The history and evolution of SEO

Note: A new version of this infographic is available, including 2010:

 - The History of SEO, 1993-2010

The original post follows...


Ever wondered when links became such an influential component of SEO? Or when Google released the infamous "Florida" update and what effect it had on search engine optimisation? Perhaps you're interested in the origins of the unsolicited link exchange, or want to know when (and why) nofollow was created.


All these questions and many more are answered in Greenlights SEO History of the Internet, a graphical two page "cheat sheet" plotting the evolution and history of SEO and key events that have happened during the fourteen year history of the industry.

Here at Greenlight the history of SEO is something we find quite fascinating.  But while there are many disparate sources of information on the topic, I was unable to find a single source that packaged all of the key events that have happened in our industry in a single, graphical timeline.  Thus, I give you the History of SEO (click for full res images):

History of SEO 1994-2001 

History of SEO 2002-2009

The images feature a chart showing how the importance of various factors in search engine algorithms (and therefore SEO) has fluctuated over time, from the early days of search engine submission and on-page SEO, to the introduction and dominance of PageRank and other link based metrics, to today's much more complex and nuanced picture. The factors plotted on the History of SEO chart are as follows:

Search Engine Submission - Manually or automatically submitting a site to a search engine, necessary in the early days due to the fact that search engines had limited (or non existent) crawling capabilities, and still yielding limited results years later.

On Page SEO - The practice of ensuring a site is both accessible to search engines and relevant to the terms you are targeting by the placement of keywords on page, on page SEO includes considerations of website architecture, build and content writing.

PageRank (or similar)
- The use of links by search engines to judge the importance of a page flipped SEO on it's head and became the dominant factor in the early years of the decade. In this chart, PageRank essentially refers to the raw credibility conferred by links to a given page.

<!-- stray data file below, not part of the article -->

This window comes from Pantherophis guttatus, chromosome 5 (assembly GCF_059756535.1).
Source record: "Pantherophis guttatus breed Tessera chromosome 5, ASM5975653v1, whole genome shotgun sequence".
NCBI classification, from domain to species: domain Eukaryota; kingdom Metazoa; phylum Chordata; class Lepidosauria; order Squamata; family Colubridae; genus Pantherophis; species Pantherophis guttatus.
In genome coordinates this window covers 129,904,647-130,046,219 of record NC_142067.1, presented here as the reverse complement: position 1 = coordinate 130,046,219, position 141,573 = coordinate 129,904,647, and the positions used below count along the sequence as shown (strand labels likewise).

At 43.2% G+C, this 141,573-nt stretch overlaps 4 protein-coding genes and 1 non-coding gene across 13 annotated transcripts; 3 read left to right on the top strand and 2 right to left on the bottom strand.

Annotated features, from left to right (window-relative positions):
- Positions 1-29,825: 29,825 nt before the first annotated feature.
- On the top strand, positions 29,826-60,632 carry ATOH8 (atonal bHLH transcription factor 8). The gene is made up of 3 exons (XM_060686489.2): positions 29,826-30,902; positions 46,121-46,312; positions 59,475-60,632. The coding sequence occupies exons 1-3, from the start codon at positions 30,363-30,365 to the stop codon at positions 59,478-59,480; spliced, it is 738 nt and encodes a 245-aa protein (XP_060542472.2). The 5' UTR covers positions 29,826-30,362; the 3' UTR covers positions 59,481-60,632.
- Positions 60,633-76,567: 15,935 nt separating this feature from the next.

Anchor Text - The use of link text to add context to the raw credibility provided by PageRank et al...

Domain Authority - Link factors, including PageRank and links from trusted sources, assessed at a domain level rather than at a page level; the idea being that all other things being equal a page launched on a site with higher domain authority will rank better than a page launched on a site with low domain authority.

Link Context - Link context refers to the placement of links on a page and, more importantly, the context of the page and the site the link is on. Link context brings an additional level of complexity and detail to the analysis and acquisition of links beyond merely looking at the raw credibility of a link and its anchor text.

User Signals - The use of user behaviour, such as click through rates, bounce rates and search patterns, by search engines to assess the level of trust search engines have in a site. User signals were not felt as a serious part of search engine algorithms until this year when Google implemented the Vince algorithm update.

Alongside this chart we've described key events and turning points that have influenced or evidenced the evolution of search engine optimisation - whether that be the launch of a new search engine, the first SEO conference or an algorithm change.

For newcomers to SEO this is an invaluable primer on the industry and a fascinating journey into the past, while we hope that it will bring a (sometimes rueful) smile to the face of you old timers out there.


By necessity the task of assembling an accurate history of SEO consists in large part of compiling and comparing dates and information from a wide variety of other places. During the course of my research I came across too many resources to mention them all individually, but the key sources of inspiration and assistance to which I'm indebted were (in no particular order):

 - Brett Tabke's brief history of SEO thread on Webmaster World.

 - Mark Knowles and his site the history of SEO.

 - Rand Fishkin's how google's ranking algorithm has changed over time.

 - Google's milestones corporate information page.

 - Aaron Wall's search engine history.

 - Last but by no means least some invaluble input from Danny Sullivan of search engine land.

If you liked this infographic, see also the history of paid search.

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